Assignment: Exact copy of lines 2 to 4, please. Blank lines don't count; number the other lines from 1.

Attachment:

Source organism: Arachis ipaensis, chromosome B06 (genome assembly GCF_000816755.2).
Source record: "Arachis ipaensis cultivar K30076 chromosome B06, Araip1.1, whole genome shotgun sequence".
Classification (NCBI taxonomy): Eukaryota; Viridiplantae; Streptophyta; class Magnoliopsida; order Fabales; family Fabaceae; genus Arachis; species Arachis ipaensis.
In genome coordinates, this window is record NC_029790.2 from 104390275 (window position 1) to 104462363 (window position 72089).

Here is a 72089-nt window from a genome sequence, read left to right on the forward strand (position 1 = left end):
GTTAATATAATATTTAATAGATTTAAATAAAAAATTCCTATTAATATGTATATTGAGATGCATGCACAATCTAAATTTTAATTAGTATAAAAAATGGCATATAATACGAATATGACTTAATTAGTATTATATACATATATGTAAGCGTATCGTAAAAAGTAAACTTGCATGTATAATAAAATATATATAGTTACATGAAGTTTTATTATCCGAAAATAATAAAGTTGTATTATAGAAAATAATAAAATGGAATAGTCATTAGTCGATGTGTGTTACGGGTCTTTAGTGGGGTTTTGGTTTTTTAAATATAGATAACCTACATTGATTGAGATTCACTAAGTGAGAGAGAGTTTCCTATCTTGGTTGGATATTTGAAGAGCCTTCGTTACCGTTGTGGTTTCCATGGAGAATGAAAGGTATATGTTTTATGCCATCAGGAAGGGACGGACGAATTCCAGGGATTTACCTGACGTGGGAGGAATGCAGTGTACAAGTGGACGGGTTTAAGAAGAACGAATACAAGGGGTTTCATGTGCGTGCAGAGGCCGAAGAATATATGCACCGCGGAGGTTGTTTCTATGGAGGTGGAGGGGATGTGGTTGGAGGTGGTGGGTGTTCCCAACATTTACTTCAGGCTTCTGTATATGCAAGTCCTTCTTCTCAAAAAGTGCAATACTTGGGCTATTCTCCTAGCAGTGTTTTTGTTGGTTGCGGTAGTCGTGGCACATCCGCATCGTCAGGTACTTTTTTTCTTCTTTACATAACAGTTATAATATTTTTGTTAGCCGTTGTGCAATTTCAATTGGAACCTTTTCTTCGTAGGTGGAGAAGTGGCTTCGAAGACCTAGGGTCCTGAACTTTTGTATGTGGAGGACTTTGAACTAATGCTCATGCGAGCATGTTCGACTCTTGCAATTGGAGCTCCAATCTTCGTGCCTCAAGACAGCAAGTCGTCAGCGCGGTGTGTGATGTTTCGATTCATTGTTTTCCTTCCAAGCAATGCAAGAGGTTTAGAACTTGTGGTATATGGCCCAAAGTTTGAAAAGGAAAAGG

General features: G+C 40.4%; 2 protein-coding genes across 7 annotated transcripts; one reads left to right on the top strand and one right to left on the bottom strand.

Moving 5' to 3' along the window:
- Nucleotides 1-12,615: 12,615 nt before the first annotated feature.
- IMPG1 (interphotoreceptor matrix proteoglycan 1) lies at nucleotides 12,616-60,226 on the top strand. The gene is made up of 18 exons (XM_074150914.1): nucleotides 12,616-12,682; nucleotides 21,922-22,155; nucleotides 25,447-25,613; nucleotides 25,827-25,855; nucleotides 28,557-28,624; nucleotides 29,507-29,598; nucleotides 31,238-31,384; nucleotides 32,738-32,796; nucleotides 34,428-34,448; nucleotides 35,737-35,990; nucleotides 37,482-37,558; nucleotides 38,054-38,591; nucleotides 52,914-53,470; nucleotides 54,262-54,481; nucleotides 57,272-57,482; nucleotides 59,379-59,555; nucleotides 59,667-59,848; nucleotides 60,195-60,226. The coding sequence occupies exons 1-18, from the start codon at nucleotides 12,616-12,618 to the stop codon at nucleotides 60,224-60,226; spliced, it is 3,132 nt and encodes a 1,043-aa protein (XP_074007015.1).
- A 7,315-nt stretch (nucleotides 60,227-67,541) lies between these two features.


Source record: "Arachis ipaensis cultivar K30076 chromosome B06, Araip1.1, whole genome shotgun sequence".
Classification (NCBI taxonomy): Eukaryota; Viridiplantae; Streptophyta; class Magnoliopsida; order Fabales; family Fabaceae; genus Arachis; species Arachis ipaensis.
In genome coordinates, this window is record NC_029790.2 from 104390275 (window position 1) to 104462363 (window position 72089).